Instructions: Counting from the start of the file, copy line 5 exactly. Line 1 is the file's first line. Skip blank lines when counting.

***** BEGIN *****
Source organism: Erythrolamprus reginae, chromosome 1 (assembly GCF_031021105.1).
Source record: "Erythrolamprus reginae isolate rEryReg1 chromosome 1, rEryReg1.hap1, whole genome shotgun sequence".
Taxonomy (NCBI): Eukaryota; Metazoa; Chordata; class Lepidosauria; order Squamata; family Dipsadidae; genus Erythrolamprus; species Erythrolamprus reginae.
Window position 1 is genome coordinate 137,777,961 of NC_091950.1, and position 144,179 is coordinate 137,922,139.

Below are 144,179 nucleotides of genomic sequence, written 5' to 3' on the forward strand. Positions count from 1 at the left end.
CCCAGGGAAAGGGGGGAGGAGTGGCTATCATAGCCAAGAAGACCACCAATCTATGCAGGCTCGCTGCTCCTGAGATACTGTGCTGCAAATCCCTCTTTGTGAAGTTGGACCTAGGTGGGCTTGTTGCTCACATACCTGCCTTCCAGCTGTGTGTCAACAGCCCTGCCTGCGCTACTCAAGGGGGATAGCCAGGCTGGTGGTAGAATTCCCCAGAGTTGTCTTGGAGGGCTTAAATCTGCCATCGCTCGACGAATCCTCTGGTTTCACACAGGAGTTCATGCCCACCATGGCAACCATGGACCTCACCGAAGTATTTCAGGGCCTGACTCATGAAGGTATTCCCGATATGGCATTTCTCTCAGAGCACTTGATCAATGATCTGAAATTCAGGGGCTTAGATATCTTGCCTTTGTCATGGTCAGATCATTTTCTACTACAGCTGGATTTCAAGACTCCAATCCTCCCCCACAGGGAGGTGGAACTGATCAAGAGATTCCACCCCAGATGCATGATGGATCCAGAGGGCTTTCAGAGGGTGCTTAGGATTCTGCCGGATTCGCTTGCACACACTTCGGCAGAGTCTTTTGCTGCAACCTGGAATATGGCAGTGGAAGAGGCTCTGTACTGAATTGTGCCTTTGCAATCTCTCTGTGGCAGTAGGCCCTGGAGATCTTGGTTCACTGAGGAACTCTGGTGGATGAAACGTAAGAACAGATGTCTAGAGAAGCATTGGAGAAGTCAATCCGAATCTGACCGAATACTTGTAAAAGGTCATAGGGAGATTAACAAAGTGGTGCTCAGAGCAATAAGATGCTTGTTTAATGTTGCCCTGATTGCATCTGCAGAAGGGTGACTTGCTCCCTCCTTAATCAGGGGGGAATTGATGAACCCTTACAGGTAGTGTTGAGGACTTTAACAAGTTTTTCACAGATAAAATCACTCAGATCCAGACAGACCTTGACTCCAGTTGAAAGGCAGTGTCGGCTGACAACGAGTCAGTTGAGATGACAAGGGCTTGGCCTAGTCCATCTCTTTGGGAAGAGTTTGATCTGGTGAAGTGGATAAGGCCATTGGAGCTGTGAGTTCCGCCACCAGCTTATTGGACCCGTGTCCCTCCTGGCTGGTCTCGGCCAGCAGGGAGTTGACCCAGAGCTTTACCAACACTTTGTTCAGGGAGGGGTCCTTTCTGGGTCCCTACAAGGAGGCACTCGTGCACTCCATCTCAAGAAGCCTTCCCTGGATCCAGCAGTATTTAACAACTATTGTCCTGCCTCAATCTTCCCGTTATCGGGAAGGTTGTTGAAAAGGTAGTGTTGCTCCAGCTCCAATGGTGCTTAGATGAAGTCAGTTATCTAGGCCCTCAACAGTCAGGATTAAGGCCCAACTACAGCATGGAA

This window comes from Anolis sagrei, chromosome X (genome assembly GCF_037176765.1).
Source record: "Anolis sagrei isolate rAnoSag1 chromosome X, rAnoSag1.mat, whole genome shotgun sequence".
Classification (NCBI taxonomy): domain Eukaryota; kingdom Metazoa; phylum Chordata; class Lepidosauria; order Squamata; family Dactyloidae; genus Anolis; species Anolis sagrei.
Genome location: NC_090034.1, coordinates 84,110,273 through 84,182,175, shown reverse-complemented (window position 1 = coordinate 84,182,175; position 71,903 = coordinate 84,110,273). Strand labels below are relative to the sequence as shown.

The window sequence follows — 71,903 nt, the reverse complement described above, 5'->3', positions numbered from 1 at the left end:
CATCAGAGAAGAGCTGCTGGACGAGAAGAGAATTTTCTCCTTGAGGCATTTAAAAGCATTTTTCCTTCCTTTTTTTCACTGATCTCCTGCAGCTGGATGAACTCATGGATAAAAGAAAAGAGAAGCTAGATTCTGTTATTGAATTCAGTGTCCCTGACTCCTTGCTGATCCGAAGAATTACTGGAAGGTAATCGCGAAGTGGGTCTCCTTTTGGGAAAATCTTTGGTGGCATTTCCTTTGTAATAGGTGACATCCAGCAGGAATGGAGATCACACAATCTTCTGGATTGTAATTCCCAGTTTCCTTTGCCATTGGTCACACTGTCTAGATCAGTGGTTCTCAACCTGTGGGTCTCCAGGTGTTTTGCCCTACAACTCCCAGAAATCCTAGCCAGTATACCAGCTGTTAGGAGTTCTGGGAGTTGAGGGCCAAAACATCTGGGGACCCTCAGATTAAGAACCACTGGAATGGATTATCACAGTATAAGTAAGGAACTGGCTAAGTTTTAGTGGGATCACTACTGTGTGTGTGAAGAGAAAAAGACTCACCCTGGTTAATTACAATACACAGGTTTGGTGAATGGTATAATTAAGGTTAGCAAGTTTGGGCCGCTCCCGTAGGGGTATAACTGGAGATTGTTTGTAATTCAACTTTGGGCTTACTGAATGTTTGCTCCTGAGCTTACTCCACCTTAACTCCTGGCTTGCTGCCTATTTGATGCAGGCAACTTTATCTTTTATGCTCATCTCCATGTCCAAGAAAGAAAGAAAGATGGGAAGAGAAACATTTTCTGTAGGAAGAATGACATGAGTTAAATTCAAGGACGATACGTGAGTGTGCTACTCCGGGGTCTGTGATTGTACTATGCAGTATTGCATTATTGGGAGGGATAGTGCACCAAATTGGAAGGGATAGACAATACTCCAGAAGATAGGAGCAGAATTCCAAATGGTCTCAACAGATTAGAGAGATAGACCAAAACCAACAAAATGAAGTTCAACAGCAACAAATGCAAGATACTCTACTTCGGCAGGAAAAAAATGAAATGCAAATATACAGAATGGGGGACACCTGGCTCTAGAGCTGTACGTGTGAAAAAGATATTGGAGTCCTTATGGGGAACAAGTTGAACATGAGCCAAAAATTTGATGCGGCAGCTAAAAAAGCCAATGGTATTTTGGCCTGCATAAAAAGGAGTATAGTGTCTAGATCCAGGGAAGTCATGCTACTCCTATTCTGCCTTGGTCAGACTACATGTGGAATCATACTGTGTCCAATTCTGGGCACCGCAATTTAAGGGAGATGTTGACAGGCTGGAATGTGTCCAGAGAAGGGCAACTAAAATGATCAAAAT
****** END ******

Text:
Below are 144,179 nucleotides of genomic sequence, written 5' to 3' on the forward strand. Positions count from 1 at the left end.